TEN GUIDELINES FOR WORKING AND WRITING TOGETHER

(adapted from Donna B. Nelson-Beene's work of this title)

1 You and each member of your group should think of yourselves as important members of a team. Just as members of all sorts of teams (athletic teams, for example) have responsibilities to their teammates, you too should feel a sense of responsibility to your class team. This means you should attend all group meetings, be on time, and be fully prepared for the task at hand. If you have agreed to bring materials - such as photocopies of your work or printouts of articles - to the session, be sure you do so. 6 When your own writing is the subject of discussion, you must be open to suggestions and you should not be offended by the constructive criticism your partners offer.
2 When your group sits down together, it is only natural you will greet one another and you might start talking about something unrelated to the task - the weather, the upcoming game, the "cute babes" (of either gender) in your classes, or a recent news story, perhaps. Not only is such dialogue at the beginning of a group session a normal part of group behavior, but such dialogue also is essential in helping the group establish its comfort zone. However, the members of your group should share the responsibility of ending the opening dialogue fairly quickly in order to move on to the assigned task. Once your group has become engaged in working on the task, you should not bring up unrelated topics of conversation. 7 When your writing is being discussed, you will be offered a variety of viewpoints and suggestions; however, it is important you think of these not as ideas you are compelled to try, but rather as alternatives you might decide to try. Even though you are working in a group you will still be an independent writer who has the final authority over your writing. Remember it is not the group's job to take this control from you or to appropriate your text in any way.
3 During each session it will be important for all members of your group to practice good communication skills. These skills include making eye contact with one another and using group members' names when you are referring directly to them. Your group should see to it everyone receives a roughly equal amount of time to speak and they should encourage anyone who tends not to speak up to do so. Since communication includes listening as well as speaking, the group members should listen attentively to what each person has to say. 8 Time passes quickly when groups are busily working together. Therefore, it will be necessary for you to budget your time carefully. [note] At the beginning of each session, your group should decide what you need to accomplish and how you will spend the time allotted. If, for example, the task is to discuss rough drafts of essays written by the three people in your group and you have an hour in which to work, you should devote about twenty minutes to the discussion of each essay. You might decide to appoint a time keeper, who will keep an eye on the clock and make sure everyone's work receives an equal amount of attention.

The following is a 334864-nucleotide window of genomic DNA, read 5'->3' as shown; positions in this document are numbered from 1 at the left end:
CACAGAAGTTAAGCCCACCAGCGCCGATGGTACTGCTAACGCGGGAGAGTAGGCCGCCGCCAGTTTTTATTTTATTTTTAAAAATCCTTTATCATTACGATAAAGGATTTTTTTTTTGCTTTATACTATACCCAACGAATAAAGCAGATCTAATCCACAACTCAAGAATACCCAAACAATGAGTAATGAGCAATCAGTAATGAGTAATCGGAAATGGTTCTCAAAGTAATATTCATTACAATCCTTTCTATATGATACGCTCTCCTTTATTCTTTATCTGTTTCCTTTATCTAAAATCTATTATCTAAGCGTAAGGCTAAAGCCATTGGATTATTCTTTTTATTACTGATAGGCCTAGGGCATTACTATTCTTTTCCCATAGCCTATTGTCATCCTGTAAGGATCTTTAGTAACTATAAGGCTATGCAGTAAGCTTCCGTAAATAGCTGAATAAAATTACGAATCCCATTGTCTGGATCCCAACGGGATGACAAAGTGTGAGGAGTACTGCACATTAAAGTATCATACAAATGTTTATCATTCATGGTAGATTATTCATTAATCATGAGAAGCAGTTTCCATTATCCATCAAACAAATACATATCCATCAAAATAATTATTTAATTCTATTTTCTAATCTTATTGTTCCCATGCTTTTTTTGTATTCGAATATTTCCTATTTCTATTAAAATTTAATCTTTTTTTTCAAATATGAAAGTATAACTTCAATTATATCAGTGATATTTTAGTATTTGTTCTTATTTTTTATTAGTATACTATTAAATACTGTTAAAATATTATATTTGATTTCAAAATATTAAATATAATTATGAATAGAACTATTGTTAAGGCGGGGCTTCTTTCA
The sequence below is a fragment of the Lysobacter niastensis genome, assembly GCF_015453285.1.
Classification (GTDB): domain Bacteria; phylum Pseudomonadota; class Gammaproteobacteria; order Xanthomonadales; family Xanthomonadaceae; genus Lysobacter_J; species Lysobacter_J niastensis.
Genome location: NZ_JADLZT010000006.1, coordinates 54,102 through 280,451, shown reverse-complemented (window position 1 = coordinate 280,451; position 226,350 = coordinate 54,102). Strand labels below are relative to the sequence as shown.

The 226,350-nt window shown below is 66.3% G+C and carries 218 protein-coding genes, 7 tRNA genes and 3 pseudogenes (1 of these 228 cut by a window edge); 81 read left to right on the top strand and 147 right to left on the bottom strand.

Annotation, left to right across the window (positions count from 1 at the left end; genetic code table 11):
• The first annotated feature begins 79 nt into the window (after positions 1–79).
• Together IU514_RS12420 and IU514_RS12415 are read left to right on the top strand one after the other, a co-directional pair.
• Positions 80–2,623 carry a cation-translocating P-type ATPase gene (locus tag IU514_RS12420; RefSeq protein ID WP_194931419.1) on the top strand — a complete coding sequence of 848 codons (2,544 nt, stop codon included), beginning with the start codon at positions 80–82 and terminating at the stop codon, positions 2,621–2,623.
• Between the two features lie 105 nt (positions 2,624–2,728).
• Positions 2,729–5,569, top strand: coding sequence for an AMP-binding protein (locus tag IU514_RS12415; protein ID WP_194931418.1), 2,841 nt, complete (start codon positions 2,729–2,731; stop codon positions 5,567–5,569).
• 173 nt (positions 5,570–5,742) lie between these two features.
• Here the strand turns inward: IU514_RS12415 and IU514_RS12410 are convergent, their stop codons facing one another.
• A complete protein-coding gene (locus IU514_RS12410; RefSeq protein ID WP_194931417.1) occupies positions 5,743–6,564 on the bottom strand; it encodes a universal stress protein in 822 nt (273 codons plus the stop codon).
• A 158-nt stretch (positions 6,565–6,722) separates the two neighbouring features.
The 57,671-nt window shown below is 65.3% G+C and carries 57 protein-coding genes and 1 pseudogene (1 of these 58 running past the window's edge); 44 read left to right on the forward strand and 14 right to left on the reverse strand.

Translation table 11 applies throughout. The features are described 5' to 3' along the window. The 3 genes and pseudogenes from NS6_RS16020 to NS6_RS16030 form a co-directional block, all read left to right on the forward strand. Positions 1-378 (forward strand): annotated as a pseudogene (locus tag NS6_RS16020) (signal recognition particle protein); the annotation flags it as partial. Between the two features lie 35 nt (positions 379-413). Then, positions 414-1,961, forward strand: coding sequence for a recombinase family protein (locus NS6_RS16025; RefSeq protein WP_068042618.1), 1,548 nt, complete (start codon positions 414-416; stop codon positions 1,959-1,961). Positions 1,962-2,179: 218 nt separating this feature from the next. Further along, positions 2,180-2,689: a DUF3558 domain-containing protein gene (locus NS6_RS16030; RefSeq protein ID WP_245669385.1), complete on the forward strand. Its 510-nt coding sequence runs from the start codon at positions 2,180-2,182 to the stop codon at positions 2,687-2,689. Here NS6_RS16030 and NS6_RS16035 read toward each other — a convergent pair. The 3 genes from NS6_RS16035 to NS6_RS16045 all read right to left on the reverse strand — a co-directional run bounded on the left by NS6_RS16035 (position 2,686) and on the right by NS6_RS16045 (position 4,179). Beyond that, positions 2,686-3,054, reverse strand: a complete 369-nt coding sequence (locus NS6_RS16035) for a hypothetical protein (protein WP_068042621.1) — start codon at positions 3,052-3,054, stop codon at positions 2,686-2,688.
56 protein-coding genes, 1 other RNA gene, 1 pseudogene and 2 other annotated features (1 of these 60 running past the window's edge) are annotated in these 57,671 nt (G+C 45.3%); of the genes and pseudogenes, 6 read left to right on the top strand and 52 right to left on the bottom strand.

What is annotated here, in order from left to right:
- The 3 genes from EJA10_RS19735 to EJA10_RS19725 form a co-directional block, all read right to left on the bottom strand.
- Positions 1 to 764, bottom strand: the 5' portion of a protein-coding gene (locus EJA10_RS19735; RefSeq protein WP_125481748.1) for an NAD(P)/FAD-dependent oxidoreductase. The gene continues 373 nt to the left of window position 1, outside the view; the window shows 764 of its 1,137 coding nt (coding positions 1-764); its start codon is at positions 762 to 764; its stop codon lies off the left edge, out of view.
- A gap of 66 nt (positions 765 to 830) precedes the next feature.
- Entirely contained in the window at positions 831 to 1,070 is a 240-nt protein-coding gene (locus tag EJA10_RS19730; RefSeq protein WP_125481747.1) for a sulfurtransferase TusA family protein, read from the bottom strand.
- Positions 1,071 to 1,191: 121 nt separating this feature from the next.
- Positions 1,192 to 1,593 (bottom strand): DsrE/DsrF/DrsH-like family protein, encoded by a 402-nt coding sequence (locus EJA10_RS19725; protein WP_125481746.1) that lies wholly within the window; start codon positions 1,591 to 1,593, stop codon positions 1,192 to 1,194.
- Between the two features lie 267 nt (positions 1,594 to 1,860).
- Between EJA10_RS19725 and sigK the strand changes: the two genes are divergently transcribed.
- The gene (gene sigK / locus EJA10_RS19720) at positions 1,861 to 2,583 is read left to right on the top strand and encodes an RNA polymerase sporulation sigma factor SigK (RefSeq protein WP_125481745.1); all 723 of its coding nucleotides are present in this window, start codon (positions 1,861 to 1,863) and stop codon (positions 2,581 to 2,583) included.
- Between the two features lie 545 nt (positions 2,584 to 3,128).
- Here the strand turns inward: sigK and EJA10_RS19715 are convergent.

4 Undoubtedly, there will be times when you will disagree with what a group member is saying. When disagreement occurs, it is important not to interrupt, but to listen patiently until it is your turn to speak. At that time you should explain your own point of view, but in doing so, you should never "put down" a fellow group member for her or his ideas. Remember always to recognize there are differences among people and those differences should be tolerated within all due reasoning. 9 Shortly before the close of each session, your group should discuss what will happen in the following session and decide what each group member's responsibilities will be in preparing for the session. It would be wise for the group members to take some notes for themselves at this point, in order to help them remember exactly what the group has decided upon.
5 Many times your group will meet for the purpose of discussing one another's writing. During these sessions, you should note particular strengths in the writing and offer praise where praise is due. When you note weaknesses, you should be honest yet tactful as you offer your explanation. Make sure all criticisms you make are constructive in nature and are directed toward the text being discussed rather than toward the writer of the text. To be a helpful group member, you should offer suggestions to your partners; to be even more helpful, you should ask specific questions to help partners clarify thinking, generate ideas, and focus their texts. 10 Finally, each member of your group should make a commitment to making the group function effectively. When everyone shares in this commitment and accepts a personal responsibility for the group, the collaborative sessions will be more worthwhile and more fun, the ideas will be dealt with in a more complete way, and the ideas - as well as the writing - definitely will improve.

Note: Please don't budget two hours to do an assignment and spend them this way:

7 minutes
looking for the assignment.
10 minutes
on Facebook.
9 minutes
calling groupmembers for the assignment.
3 minutes
explaining why the instructor is mean and a taskmaster and a big, fat doody-head.
20 minutes
on Facebook.
8 minutes
in the bathroom.
10 minutes
getting a snack.
7 minutes
checking the online TV Guide.
30 minutes
more on Facebook.
6 minutes
telling groupmembers the big, fat doody-head instructor never explained the assignment.
10 minutes
doing the assignment.

http://www.msu.edu/~jdowell/135/work_write.html
last updated 2/18/08